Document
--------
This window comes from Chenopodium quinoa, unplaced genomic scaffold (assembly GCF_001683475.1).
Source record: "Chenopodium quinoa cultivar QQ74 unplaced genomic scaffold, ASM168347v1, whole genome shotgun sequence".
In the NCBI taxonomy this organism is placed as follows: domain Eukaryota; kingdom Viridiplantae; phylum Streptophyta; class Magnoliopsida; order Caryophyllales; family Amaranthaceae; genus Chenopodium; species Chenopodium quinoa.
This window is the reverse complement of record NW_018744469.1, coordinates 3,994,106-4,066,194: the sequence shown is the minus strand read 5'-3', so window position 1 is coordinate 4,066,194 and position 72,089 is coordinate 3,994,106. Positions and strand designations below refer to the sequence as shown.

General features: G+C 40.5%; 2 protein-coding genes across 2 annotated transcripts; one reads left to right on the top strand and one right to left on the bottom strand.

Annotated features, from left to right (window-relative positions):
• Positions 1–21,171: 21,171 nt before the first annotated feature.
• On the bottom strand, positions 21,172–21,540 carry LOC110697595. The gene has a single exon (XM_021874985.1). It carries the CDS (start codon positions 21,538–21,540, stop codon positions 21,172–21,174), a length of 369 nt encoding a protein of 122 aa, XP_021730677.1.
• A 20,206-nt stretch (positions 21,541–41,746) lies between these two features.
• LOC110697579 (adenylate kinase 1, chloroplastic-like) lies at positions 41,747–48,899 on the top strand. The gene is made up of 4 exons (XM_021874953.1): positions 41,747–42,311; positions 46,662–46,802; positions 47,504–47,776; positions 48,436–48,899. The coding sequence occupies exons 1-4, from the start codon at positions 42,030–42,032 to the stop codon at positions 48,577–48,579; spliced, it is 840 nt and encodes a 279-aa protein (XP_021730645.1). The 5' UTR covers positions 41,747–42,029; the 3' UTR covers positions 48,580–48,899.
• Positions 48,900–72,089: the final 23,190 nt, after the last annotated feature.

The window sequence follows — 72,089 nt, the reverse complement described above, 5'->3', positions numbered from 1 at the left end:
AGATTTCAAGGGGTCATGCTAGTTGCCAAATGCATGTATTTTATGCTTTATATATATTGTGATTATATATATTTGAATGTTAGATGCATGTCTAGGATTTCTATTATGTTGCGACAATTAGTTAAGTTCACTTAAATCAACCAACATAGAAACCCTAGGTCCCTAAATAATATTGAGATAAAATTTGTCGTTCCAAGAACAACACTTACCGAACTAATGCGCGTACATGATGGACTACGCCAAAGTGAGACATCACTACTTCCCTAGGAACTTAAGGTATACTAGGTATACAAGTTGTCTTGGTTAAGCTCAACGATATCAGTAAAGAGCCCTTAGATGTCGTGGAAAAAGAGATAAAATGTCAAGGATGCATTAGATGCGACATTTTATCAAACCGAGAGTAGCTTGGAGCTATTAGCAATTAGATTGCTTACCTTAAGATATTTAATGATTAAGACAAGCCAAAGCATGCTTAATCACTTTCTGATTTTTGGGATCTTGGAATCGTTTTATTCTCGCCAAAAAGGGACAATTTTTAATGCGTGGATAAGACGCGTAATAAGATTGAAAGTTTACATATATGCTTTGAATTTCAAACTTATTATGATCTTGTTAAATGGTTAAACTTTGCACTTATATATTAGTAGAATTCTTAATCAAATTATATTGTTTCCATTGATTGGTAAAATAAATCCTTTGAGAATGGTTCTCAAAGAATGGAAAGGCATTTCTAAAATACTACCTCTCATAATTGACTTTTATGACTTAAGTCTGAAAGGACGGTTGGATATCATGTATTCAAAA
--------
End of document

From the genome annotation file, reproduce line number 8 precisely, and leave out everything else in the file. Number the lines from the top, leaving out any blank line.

• On the bottom strand, positions 21,172–21,540 carry LOC110697595. The gene has a single exon (XM_021874985.1). It carries the CDS (start codon positions 21,538–21,540, stop codon positions 21,172–21,174), a length of 369 nt encoding a protein of 122 aa, XP_021730677.1.